Tackling illegal timber27 October 2012
A major conference in Malaysia highlighted both the achievements of anti-illegal timber measures, and trade anxieties around them. Mike Jeffree reports
There was no dispute at the recent International Conference on Market Requirements for Timber and Timber Products (CMRT) in Kuala Lumpur: anti-illegal timber legislation and corporate green procurement strategies are increasingly reshaping the way the trade operates. There was general agreement too that this is causing concerns in the industry worldwide.
No-one questions the need for tough steps to eradicate illegal timber; but the anxiety is that they could also impact adversely on companies acting within the law.
The buyers' fear is that the expense and administrative difficulties of satisfying some measures could hit competitiveness, while suppliers are concerned, not just about compliance per se, but the potential bureaucratic complexities of dealing with varying anti-illegal timber approaches worldwide.
However, the CMRT also highlighted that, while anti-illegal trade measures may place additional burdens on the sector, there are also initiatives under way to ease compliance. These range from efforts to make illegal timber legislation more in tune with the business realities of the timber trade, to moves to harmonise different legality assurance systems.
The conference was jointly organised, in association with the Malaysian Timber Council (MTC), by the European Forest Institute's EU FLEGT Asia Regional Funding programme, the European Timber Trade Federation (ETTF) and The Forest Trust. Held the day before the MTC Global WoodMart Exhibition, it attracted an audience of 234, with 62 delegates from outside Malaysia.
Moderator consultant Christian Shriver underlined the continuing scale of illegal logging: "It's still estimated to account for 5-10% of the global wood market," he said. "That's potential annual revenue of US$60bn."
Vincent van den Berk, FLEGT Asia programme co-ordinator, told delegates that the first structured efforts to get illegal wood out of the supply chain were made by major consumer businesses last century. These evolved into public procurement policies, and ultimately today's "legal instruments". The latter include the US's Lacey Act, which obliges companies to take due care they are not trading in illegal wood, and the upcoming EU Timber Regulation (EUTR), which stipulates that from March 3, 2013 all "first placers" of timber on to the EU market (termed "operators") undertake due diligence illegality risk assessment of suppliers. Next will be the due diligence-based Australian Illegal Logging Prohibition bill (ILP).
Mr van den Berk stressed that ultimately it was down to buyers and suppliers to "stay ahead of the game" on latest legislation. But a growing number of wider industry initiatives were helping smooth the way, among them the EU's FLEGT Voluntary Partnership Agreement (VPA) scheme.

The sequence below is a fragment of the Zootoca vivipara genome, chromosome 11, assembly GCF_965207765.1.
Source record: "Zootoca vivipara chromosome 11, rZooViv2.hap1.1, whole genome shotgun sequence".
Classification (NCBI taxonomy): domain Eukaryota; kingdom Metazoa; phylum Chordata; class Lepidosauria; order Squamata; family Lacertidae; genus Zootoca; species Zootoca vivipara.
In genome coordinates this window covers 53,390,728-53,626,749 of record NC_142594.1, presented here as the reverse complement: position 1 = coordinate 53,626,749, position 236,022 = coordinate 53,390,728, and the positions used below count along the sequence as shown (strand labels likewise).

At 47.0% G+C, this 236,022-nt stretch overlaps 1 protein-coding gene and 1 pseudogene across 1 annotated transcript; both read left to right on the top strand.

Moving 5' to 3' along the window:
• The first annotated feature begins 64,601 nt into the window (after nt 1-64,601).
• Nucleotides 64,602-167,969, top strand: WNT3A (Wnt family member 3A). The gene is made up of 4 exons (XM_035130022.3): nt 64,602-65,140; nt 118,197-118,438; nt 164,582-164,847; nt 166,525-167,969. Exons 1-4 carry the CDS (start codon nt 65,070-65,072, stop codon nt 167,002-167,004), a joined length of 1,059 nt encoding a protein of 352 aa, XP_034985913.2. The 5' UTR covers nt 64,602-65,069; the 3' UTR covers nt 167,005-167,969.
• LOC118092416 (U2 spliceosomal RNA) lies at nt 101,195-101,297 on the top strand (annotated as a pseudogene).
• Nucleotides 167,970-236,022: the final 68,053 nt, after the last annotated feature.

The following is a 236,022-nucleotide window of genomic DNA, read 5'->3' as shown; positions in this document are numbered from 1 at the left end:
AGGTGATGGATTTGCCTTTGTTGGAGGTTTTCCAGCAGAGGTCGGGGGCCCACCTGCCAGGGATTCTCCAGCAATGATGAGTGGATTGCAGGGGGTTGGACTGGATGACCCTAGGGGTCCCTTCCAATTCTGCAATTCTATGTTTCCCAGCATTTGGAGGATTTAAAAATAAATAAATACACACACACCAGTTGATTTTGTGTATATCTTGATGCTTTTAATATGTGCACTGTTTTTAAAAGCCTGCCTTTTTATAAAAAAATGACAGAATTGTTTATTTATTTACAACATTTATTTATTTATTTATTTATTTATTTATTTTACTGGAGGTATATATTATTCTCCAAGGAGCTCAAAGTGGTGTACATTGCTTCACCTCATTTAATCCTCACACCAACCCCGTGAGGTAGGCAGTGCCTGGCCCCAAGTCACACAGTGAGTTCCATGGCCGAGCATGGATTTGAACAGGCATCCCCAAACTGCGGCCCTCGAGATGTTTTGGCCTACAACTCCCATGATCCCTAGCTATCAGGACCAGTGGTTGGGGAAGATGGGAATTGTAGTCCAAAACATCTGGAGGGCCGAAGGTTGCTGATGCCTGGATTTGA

"Timber from supplier countries which conclude an Agreement [by undertaking to improve forest governance and assure timber legality] and backed by a VPA licence is regarded as risk-free under the EUTR, so doesn't need to go through further due diligence," he said.
Secretary-general André de Boer said the ETTF was also working to make EUTR compliance less onerous. Notably, it has taken steps to help align due diligence risk assessment across the EU. These include the creation of its own due diligence system for operators in countries where trade federations have not developed their own, and guidelines for those that have to ensure their systems are in line with the ETTF's.
"And our harmonised system will be available across the EU, not only the 10 ETTF member states," he said.
In November, he added, the ETTF would also publish a report on which timber legality verification schemes are EUTR compliant.
Stephen Mitchell of the Australian Timber Development Association said that his country's ILP bill should be passed this year, with full implementation phased in over the next two. He acknowledged that there are still uncertainties, notably about acceptable legal assurance and due diligence risk assessment.
"But we will be developing tools and guidance for importers and domestic processors," he said.
Brent McClendon of the US-based International Wood Products Association (IWPA) said that the prosecution of Gibson Guitars under the Lacey Act highlighted the impact breaching illegal timber laws could have, costing the company US$600,000 to settle. He urged all US companies to study the detail of the case and its potential implications for them, but also said aspects of it reinforced the view of the IWPA and others that Lacey needed reform.
"We're thrilled with what it can do, but we want to help it to do it better," he said.
Among concerns, he added, was that Lacey meant importers complying with "an unknowable set of foreign [timber] laws" and had no "innocent owner protection".
"Legality under Lacey is both simple and complex, and it's turned out to be more cumbersome than industry or government anticipated," he said.
Smaller market players, Bolivia, Guyana and Surinam, also raised concerns.
"We want to do the right thing, but we can be overwhelmed by what we need to do to satisfy different importer countries' legislation," said Mohindra Chand of Guyana-based Barama Co. "We need advice and funding."
His message was backed by Sheam Satkuru-Granzella, director MTC London. "Buyers, like the EU, are in a position to help suppliers meet new legislative demands," she said. "We're all on the same side on illegal logging, so we need to hold hands to eradicate it."
Mr Shriver agreed with the need for co-operation. Given that and time, he said, anti-illegality measures would become "normal business practice" and ultimately benefit timber in competition with other materials.